"Do you have your papers?" As if Forks were in Eastern Europe 60 years ago.

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After all that outcry about Arizona turning into a “show me your papers” police state, it turns out it was nothing compared with what was going on right here in Forks.

Yes, Forks. The old logging town turned “Twilight” tour stop on the Olympic Peninsula. The one whose source of pride is that it’s nowhere near the center of anything, especially the hot-button issues of the day.

Yet Forks is where, of late, you could be walking down the sidewalk minding your own business and be asked, out of the blue, to justify your Americanness.

“Tienes papeles?” a federal agent allegedly asked a high-school student, who was walking with his mother outside the Clallam County District court building in Forks.

“Do you have your papers?” As if Forks were in Eastern Europe 60 years ago.

The student, Ismael Ramos-Contreras, turned out to be a born-and-raised U.S. citizen. Not to mention the student-body president at Forks High School, a checker at the town Thriftway, and bound next fall to Western Washington University.

Whoops!

Ramos-Contreras is one of three U.S. citizens who sued the U.S. Border Patrol last week for making stops like this without cause. Most of the stops occurred when they were driving on Highway 101 outside Forks.

Ramos-Contreras has been stopped twice. The guy stopped the most — three times — is a guard at the state prison outside Forks (whoops again!). Twice the agents said they pulled over his car because its windows were tinted (though the driver’s window was not).

What is definitely tinted is the skin of the three men.

The Border Patrol’s activities in Forks started out as perplexing but have evolved into something disturbing. It began in 2007, with the sudden appearance of car checkpoints on the highway there. The Border Patrol was pulling over every car and questioning the occupants.

I wrote a column about it at the time, basically saying “huh?” The patrol insisted they were hunting terrorists. Not by clamping down on border crossings. By stopping traffic in Forks.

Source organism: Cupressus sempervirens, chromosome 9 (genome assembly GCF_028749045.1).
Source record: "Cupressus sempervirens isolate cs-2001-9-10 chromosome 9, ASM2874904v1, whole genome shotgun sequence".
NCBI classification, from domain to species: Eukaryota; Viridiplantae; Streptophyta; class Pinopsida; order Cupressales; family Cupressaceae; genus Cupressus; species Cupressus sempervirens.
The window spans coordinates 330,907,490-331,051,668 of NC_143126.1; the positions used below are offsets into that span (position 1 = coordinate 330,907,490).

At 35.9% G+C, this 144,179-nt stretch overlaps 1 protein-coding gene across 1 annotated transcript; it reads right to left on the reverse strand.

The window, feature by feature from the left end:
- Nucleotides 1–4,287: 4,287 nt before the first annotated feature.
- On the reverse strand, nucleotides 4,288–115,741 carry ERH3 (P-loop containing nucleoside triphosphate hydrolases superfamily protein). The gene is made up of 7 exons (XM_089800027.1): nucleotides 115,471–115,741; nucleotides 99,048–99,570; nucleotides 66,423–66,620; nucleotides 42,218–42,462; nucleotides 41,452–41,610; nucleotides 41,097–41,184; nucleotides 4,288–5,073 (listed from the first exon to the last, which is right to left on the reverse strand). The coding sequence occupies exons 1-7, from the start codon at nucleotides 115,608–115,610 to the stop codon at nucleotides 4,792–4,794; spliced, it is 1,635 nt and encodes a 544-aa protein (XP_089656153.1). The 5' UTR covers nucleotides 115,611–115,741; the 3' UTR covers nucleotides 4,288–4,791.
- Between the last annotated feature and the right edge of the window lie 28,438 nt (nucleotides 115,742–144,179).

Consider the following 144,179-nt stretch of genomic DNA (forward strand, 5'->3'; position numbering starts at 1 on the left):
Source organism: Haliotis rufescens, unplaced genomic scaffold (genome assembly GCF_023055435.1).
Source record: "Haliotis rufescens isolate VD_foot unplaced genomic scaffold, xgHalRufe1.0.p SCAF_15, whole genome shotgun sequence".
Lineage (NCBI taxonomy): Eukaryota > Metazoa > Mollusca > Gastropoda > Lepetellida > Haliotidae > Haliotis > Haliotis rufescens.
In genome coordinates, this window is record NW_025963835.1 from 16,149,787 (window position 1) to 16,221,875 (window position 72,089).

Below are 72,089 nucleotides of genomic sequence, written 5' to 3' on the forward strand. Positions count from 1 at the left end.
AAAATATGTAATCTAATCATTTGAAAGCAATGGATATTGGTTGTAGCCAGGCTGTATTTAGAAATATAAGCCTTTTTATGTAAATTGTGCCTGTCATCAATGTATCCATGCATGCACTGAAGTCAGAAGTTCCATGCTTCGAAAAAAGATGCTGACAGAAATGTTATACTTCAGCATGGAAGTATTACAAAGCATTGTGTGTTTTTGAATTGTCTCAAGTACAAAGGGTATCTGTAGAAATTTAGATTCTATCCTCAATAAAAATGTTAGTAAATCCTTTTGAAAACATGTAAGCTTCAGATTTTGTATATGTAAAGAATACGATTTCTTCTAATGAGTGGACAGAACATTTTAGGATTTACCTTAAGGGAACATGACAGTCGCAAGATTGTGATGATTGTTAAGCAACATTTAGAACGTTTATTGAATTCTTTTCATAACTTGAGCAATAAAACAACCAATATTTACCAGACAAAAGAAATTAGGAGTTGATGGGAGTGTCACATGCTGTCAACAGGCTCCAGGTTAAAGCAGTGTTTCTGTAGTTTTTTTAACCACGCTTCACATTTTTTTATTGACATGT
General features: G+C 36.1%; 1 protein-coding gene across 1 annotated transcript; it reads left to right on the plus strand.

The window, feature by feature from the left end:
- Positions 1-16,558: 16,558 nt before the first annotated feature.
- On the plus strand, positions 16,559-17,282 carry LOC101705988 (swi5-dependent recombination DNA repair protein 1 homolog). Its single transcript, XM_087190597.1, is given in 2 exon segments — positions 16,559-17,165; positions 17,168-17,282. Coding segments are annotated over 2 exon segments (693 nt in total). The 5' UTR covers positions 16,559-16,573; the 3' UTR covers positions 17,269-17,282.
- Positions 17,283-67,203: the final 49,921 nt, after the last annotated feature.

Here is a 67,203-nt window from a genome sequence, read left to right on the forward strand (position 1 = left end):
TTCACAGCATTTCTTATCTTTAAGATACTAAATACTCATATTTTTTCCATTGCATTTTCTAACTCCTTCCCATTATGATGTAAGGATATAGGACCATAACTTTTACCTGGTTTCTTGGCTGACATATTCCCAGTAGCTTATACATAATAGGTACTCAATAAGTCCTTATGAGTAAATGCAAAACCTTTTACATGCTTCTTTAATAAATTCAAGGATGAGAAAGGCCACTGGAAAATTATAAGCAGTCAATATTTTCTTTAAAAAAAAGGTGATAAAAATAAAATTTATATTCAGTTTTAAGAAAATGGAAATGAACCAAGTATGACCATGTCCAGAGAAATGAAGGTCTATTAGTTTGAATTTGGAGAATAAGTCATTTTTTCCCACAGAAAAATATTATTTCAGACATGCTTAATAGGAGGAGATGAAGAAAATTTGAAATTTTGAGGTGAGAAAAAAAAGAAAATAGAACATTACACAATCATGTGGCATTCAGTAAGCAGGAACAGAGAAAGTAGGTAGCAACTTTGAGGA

“We are working on many initiatives to secure the border from a breach by terrorists or terrorist weapons of mass destruction,” an agent told me then. “This is just one of those initiatives.”

Nobody believed it. About a year later, the patrol acknowledged they were really doing immigration control. That’s fine — it’s part of their job. But the checkpoints, not near any border crossing, were so annoying to locals going about their daily lives that in 2009 the patrol dropped them.

They were replaced with something worse: “roving patrol stops.” At least the checkpoints equitably hoovered up everyone. In the new policy, the feds apparently go around stopping people for nothing more egregious than driving with tinted windows.

Even the Arizona law, the much-debated SB 1070, doesn’t go that far. People there could be questioned about their citizenship, but only after a “lawful stop, detention or arrest” for another crime.

Attorneys for the Forks Three — a team that includes Perkins Coie, Seattle’s heavyweight corporate law firm — contend that not even the feds can stop you away from the border without “clear, reasonable suspicion.”

“From a civil-rights standpoint, Forks is definitely worse than Arizona,” says Matt Adams, legal director of the Northwest Immigrant Rights Project.

Why is this happening, here of all places?

The speculation is the Border Patrol here is overstuffed with post-9/11 money and can’t find ways to spend it. Last year a local agent went public that the Port Angeles office is so overstaffed the agents now drive aimlessly around the peninsula, bored and looking for ways to justify their existence.

So I have a proposed new mission for them: Start a dragnet for illegal Canadians.

Supposedly there are 75,000 of these “illegal eh-liens” living among us. Start some roving patrols in, say, downtown Seattle. Or outside hockey games in Kent. Just as you’re doing with tinted people in Forks, start asking for the papers of those who appear to fit the Canadian profile.

That’d be the end of our glut of Border Patrol agents.

Danny Westneat’s column appears Wednesday and Sunday. Reach him at 206-464-2086 or dwestneat@seattletimes.com.